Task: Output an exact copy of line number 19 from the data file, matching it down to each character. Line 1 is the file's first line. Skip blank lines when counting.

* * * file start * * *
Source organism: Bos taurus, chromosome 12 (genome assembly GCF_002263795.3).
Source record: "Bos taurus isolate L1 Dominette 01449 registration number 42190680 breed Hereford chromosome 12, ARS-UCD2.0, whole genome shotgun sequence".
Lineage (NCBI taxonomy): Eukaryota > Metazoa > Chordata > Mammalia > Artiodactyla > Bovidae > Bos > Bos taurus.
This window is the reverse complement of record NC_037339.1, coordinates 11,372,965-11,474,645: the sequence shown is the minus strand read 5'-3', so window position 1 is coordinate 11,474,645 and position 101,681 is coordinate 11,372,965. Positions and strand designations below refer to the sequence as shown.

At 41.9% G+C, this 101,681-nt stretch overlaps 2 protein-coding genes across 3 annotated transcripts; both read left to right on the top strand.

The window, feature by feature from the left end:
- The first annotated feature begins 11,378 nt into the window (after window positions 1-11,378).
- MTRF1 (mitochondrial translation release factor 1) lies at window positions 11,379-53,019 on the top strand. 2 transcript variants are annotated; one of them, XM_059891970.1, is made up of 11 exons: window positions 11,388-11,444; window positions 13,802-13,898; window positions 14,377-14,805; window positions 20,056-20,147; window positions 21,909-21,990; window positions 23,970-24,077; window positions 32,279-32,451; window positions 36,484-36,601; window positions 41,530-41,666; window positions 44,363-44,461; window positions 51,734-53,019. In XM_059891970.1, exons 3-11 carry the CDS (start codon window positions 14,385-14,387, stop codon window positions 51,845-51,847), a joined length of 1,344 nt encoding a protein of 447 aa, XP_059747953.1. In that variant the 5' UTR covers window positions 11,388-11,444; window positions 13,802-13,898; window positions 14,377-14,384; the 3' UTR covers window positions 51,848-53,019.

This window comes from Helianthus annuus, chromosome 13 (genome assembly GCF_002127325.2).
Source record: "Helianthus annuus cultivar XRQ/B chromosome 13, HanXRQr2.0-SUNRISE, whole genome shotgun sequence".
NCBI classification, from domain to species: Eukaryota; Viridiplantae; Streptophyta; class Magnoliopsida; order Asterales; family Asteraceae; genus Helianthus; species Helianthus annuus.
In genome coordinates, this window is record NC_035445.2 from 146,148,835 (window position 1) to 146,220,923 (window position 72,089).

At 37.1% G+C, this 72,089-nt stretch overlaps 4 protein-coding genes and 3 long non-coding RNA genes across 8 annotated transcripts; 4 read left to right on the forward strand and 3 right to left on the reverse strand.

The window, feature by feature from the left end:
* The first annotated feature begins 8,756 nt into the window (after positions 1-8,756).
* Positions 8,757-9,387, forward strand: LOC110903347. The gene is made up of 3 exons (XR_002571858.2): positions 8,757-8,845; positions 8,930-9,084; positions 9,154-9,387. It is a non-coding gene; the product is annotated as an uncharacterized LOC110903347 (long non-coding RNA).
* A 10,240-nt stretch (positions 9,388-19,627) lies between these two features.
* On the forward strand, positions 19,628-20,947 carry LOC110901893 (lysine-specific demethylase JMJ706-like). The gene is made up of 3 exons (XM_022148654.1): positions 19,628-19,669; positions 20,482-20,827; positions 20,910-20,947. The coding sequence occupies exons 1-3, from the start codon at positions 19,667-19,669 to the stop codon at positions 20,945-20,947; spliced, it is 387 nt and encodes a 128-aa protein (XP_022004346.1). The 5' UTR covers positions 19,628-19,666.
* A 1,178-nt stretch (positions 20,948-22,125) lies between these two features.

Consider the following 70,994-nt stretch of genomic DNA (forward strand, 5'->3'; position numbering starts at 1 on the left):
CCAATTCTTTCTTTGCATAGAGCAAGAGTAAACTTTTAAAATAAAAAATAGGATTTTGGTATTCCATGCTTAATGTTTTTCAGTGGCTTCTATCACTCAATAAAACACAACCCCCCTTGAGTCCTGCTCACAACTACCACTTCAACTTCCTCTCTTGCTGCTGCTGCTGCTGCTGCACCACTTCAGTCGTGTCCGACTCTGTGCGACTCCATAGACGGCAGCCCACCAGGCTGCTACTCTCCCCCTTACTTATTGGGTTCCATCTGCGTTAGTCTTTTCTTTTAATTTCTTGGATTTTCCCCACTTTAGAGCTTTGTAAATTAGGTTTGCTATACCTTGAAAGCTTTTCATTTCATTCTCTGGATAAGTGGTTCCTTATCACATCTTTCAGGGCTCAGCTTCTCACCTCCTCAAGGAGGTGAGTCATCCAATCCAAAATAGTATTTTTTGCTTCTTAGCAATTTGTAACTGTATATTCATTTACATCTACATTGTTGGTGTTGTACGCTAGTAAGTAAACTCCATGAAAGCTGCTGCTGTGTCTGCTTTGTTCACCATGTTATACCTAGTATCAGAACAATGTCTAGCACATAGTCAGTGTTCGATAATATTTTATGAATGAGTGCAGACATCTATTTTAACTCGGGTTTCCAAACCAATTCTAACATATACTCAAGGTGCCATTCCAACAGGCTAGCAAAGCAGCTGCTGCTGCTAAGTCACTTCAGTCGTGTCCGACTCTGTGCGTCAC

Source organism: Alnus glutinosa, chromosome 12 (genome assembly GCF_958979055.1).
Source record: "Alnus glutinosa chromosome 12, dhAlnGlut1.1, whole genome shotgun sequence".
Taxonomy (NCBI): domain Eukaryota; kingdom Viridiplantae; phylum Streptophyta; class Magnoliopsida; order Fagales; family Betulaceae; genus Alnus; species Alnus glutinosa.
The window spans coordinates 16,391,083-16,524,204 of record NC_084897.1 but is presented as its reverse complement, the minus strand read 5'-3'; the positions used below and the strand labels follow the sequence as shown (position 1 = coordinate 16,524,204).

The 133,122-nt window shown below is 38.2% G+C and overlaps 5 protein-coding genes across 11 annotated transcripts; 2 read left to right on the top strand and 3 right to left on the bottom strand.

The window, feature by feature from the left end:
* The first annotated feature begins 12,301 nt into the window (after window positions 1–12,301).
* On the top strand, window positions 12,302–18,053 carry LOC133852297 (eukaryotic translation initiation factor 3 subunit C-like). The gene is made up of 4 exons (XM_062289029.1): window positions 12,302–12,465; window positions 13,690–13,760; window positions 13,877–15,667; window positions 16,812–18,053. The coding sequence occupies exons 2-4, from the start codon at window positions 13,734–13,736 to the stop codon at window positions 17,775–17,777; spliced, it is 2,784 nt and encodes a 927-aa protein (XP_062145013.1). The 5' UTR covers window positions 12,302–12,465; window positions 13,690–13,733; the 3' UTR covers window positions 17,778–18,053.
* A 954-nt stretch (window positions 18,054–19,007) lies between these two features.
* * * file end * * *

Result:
* A 1,178-nt stretch (positions 20,948-22,125) lies between these two features.